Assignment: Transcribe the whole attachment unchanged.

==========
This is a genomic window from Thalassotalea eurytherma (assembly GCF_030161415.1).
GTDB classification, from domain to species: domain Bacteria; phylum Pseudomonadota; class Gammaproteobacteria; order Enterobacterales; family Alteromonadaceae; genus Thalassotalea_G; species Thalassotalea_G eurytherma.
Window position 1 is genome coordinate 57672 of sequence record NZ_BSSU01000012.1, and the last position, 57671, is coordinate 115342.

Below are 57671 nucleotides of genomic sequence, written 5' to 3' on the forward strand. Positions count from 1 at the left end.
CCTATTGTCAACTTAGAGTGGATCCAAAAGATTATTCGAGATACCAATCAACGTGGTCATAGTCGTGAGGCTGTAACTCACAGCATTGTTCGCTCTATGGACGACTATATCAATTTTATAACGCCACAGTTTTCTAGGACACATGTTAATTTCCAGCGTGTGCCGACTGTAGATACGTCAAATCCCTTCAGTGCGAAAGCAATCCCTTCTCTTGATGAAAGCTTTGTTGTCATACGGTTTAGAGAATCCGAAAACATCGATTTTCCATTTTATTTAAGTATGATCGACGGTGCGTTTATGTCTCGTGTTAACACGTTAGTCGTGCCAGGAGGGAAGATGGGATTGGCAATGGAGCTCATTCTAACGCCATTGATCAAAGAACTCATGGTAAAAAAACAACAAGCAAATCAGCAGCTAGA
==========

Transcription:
This is a genomic window from Thalassotalea eurytherma (assembly GCF_030161415.1).
GTDB classification, from domain to species: domain Bacteria; phylum Pseudomonadota; class Gammaproteobacteria; order Enterobacterales; family Alteromonadaceae; genus Thalassotalea_G; species Thalassotalea_G eurytherma.
Window position 1 is genome coordinate 57672 of sequence record NZ_BSSU01000012.1, and the last position, 57671, is coordinate 115342.

Below are 57671 nucleotides of genomic sequence, written 5' to 3' on the forward strand. Positions count from 1 at the left end.
CCTATTGTCAACTTAGAGTGGATCCAAAAGATTATTCGAGATACCAATCAACGTGGTCATAGTCGTGAGGCTGTAACTCACAGCATTGTTCGCTCTATGGACGACTATATCAATTTTATAACGCCACAGTTTTCTAGGACACATGTTAATTTCCAGCGTGTGCCGACTGTAGATACGTCAAATCCCTTCAGTGCGAAAGCAATCCCTTCTCTTGATGAAAGCTTTGTTGTCATACGGTTTAGAGAATCCGAAAACATCGATTTTCCATTTTATTTAAGTATGATCGACGGTGCGTTTATGTCTCGTGTTAACACGTTAGTCGTGCCAGGAGGGAAGATGGGATTGGCAATGGAGCTCATTCTAACGCCATTGATCAAAGAACTCATGGTAAAAAAACAACAAGCAAATCAGCAGCTAGA